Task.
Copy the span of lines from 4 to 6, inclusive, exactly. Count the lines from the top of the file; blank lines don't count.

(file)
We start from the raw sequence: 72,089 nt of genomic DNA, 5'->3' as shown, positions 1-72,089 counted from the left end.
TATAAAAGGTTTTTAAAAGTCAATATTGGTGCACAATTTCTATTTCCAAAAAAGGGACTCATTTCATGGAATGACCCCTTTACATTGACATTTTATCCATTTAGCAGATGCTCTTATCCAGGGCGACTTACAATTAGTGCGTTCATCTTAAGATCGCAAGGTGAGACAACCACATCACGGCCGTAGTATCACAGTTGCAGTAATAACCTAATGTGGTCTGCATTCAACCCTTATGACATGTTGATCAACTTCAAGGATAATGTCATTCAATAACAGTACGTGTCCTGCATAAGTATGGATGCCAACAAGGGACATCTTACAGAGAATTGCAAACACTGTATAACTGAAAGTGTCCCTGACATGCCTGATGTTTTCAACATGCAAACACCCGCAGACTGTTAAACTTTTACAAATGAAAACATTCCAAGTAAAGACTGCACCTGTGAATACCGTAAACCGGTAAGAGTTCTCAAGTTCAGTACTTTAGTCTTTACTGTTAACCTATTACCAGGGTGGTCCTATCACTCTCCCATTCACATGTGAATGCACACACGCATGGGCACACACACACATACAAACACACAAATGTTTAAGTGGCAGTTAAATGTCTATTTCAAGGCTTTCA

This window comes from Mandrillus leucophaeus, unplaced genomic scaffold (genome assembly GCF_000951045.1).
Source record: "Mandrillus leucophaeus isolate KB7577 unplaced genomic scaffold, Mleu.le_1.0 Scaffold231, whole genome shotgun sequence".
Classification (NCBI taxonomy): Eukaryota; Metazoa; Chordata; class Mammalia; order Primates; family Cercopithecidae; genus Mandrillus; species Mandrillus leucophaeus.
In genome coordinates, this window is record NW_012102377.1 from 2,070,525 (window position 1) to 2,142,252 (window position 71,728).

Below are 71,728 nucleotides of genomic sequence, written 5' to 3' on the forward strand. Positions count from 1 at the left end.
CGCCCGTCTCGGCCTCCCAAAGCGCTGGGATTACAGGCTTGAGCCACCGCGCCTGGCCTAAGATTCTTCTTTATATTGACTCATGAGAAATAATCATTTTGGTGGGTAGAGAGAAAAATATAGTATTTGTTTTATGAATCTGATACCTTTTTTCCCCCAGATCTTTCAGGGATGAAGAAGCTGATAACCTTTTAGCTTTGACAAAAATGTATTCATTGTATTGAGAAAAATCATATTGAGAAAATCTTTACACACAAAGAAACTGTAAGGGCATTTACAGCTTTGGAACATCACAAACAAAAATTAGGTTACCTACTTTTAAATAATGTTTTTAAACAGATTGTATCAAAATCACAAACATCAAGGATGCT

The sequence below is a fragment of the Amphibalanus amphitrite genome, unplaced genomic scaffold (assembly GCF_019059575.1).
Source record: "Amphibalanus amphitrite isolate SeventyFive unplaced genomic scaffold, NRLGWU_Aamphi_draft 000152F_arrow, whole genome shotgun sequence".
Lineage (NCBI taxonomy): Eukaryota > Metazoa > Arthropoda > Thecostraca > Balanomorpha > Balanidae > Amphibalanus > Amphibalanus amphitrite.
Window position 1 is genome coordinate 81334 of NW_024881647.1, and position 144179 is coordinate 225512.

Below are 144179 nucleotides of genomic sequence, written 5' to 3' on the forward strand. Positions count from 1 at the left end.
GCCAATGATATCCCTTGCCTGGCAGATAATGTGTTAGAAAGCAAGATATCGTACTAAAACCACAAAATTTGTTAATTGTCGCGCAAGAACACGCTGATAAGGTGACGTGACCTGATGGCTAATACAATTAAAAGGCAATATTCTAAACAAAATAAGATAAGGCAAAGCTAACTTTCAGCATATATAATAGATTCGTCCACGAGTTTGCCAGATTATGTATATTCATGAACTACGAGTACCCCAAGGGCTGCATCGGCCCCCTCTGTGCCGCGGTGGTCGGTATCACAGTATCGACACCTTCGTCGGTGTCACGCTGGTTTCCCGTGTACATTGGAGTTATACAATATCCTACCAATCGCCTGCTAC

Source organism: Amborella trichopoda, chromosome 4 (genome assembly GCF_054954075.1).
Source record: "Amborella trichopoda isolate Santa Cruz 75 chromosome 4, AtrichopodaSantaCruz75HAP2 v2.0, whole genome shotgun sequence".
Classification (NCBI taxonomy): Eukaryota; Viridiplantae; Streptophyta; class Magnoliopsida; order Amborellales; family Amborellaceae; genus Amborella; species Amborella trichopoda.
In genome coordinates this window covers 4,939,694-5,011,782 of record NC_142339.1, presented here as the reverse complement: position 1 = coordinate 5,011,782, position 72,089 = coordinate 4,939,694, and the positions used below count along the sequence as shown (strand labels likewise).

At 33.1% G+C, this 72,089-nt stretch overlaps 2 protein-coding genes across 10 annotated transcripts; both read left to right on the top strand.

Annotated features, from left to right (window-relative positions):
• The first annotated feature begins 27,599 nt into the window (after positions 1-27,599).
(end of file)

Source record: "Mandrillus leucophaeus isolate KB7577 unplaced genomic scaffold, Mleu.le_1.0 Scaffold231, whole genome shotgun sequence".
Classification (NCBI taxonomy): Eukaryota; Metazoa; Chordata; class Mammalia; order Primates; family Cercopithecidae; genus Mandrillus; species Mandrillus leucophaeus.
In genome coordinates, this window is record NW_012102377.1 from 2,070,525 (window position 1) to 2,142,252 (window position 71,728).